Victim was ‘a prominent member of violent gang’

Crime:Latest news.
Crime:Latest news.

A UNIVERSITY graduate knifed to death yards from a children’s playground was a ‘prominent’ member of a ‘gang involved in violent crime’ in Sheffield, a senior judge has said.

And he warned 23-year-old Mubarak Ali’s death could ‘further stoke feuding and rivalry’ among groups in the city.

Mubarak, who had just completed a degree in sociology and criminology at Sheffield Hallam University, was stabbed twice in the chest on Mount Pleasant Road, Highfield, by James Knowles, aged 22.

His family and friends reacted angrily at Sheffield Crown Court when Knowles was convicted by unanimous verdict of manslaughter, but acquitted of murder.

Supporters stormed out of the courtroom and caused a disturbance which continued outside the building, where there was a brawl with police officers in the road.

The judge, Mr Justice Openshaw, said the violence which led to the killing had been ‘started entirely by Mubarak Ali and his associates’.

“However he may be regarded at home by his parents - who were no doubt entirely ignorant of such matters - I’m satisfied Mubarak Ali was a prominent member of some Somali gang involved in violent crime in this city,” he said.

He said Knowles did intend Mubarak ‘some really serious injury’ after he was ambushed in the Swarv barber’s shop, on Abbeydale Road, by a group including Mubarak.

But he added he ‘did not go out looking for trouble that day’.

“He went to the barber’s shop for the entirely innocent reason of having a hair cut,” he said.

The court heard Knowles ‘slashed several times’ with a blade at his victim, from Headford Grove, Broomhall.

Mr Justice Openshaw said Knowles had been ‘plainly recognised’ in Swarv by Mubarak’s younger brother, who alerted his sibling.

“Mubarak Ali then organised a raid upon the defendant in the barber’s shop,” he said. “He gathered together some henchmen who armed themselves with makeshift weapons.”

He said the gang ‘burst in’ and set about Knowles, making ‘quite serious threats to kill him and shoot him’.

But the judge said the killer ‘considerably exaggerated the nature and savagery’ of the attack. “It’s obvious the hostility was in some way founded on gang feuding.” Mubarak then followed Knowles, of Deer Park Road, Stannington, out of the shop, ‘continuing to abuse and threaten’, before being stabbed himself.

“The defendant went far beyond self-defence,” he said. “He must have collected the knife from his car was he walked back.

“He had managed to turn the tables on his attacker and eventually became the aggressor.”

Abbas Lakha QC, defending, said Knowles - dad to a child aged four - felt ‘genuine remorse’. He fled to Birmingham after the killing, where he was arrested a week later.

THE judge who jailed killer James Knowles knows only too well the heartbreak and pain felt by relatives of stabbing victims - after his own father was knifed to death.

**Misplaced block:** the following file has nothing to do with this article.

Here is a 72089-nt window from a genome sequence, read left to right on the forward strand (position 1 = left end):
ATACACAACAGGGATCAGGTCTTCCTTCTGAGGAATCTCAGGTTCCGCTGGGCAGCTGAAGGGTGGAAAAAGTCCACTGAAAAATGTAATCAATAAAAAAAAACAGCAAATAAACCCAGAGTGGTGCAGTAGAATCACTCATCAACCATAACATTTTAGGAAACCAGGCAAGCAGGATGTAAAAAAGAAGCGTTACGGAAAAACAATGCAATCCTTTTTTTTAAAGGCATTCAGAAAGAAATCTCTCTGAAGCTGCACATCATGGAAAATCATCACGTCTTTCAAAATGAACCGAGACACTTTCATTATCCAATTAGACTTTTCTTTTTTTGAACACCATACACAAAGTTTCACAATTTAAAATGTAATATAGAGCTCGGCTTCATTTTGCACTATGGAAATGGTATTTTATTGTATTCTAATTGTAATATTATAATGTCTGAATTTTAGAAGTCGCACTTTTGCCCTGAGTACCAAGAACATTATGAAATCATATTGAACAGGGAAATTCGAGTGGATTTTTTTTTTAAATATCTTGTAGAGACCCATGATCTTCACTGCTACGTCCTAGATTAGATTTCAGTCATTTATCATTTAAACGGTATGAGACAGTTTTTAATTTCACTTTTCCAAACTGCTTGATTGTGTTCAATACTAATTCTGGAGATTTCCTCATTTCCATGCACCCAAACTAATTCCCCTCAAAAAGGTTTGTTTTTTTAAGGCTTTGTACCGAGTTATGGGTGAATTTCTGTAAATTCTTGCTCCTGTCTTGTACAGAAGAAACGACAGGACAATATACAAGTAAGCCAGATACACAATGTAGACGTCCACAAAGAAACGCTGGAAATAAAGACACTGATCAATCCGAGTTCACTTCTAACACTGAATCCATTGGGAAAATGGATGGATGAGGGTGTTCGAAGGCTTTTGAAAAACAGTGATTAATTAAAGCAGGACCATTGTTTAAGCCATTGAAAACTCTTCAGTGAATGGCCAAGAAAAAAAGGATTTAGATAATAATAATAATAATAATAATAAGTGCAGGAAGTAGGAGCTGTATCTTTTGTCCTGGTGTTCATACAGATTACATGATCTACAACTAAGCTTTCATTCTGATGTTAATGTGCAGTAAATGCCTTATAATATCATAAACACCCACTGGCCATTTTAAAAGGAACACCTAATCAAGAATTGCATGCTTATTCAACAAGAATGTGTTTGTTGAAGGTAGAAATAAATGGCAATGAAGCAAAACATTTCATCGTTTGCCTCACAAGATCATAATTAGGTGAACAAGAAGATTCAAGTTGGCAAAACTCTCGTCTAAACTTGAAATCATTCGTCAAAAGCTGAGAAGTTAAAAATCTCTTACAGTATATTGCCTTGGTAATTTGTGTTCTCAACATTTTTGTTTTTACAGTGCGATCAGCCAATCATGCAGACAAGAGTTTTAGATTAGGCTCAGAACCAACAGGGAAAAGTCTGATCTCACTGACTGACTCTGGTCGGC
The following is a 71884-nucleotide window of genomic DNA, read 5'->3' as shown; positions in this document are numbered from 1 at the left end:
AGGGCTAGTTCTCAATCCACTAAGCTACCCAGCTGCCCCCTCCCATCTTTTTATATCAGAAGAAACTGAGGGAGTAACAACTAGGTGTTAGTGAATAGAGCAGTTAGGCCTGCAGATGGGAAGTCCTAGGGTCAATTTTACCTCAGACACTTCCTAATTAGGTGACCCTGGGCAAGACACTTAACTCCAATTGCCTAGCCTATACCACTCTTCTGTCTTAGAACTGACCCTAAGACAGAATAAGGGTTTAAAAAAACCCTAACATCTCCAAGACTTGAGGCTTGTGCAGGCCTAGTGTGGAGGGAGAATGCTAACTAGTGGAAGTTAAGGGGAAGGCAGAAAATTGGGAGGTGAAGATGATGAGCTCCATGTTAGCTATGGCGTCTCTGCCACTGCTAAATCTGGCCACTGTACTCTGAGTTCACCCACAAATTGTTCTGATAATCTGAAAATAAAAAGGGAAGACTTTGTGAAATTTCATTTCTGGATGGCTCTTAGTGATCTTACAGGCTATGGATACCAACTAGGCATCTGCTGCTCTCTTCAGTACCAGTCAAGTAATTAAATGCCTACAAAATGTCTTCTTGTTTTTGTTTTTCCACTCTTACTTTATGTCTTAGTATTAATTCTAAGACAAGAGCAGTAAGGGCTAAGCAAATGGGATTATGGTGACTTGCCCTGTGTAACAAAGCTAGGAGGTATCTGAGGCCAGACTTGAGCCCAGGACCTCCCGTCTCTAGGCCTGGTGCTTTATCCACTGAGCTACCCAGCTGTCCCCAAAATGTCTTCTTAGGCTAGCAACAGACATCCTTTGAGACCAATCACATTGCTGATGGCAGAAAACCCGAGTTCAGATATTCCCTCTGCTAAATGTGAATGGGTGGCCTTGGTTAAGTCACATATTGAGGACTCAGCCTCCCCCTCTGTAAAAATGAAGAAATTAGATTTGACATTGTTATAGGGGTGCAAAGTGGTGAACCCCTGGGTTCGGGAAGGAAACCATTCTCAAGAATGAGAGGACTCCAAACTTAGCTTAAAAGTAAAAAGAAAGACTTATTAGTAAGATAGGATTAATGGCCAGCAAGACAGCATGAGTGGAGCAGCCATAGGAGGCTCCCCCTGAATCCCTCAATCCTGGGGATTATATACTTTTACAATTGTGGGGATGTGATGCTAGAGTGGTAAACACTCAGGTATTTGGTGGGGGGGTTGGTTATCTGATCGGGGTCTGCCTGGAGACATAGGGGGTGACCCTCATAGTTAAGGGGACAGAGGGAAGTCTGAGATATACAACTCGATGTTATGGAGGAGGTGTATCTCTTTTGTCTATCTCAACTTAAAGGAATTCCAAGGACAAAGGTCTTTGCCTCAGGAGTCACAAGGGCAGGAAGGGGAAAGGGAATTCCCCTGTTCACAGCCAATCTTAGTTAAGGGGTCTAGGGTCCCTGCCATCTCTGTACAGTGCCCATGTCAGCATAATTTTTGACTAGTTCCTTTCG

Peter Openshaw lost his father William Openshaw – also a judge – in 1981 when he was stabbed to death by a man he had sent to borstal 13 years earlier for stealing. Judge William Openshaw was stabbed 12 times in his head, neck and back as John Smith, then 31, sought revenge for an 18-month stretch he served behind bars years earlier.

During his trial it was claimed Smith had been ‘full of hate and hell-bent on settling an old score’ when he hid in the judge’s garage in Lancashire and pounced as the judge was getting into his car.

Smith was convicted of the murder at Leeds Crown Court in November 1981.

Peter - now a High Court judge with the official title Mr Justice Openshaw - was a young barrister at the time of his father’s death. He said Mubarak Ali’s family have suffered ‘anguish and distress’ following his death.

MUBARAK Ali was slain on a hot, sunny day in broad daylight last September - but, despite a painstaking police investigation, the precise motive remains a mystery.

Det Supt Terry Mann, from South Yorkshire Police, told The Star detectives were unable to find a reason for the killing.

“Despite the investigation and the evidence that has come out in the court case, a motive has not been established,” he said. “We don’t know what this was about.

“Whether or not gang membership was a factor in this, who knows.” DS Mann added: “I am confident this was not a random attack.

“We’re pleased justice has been served, but take little satisfaction that another young man has lost his life, and another faces a lengthy prison sentence.”

Chief Inspector Iain Chorlton added: “South Yorkshire Police will continue to work with Sheffield Council and other agencies to monitor and improve community relations.

“Our aim is to reduce tensions before they spill over into violence but, as this case tragically demonstrates, this is not always possible.”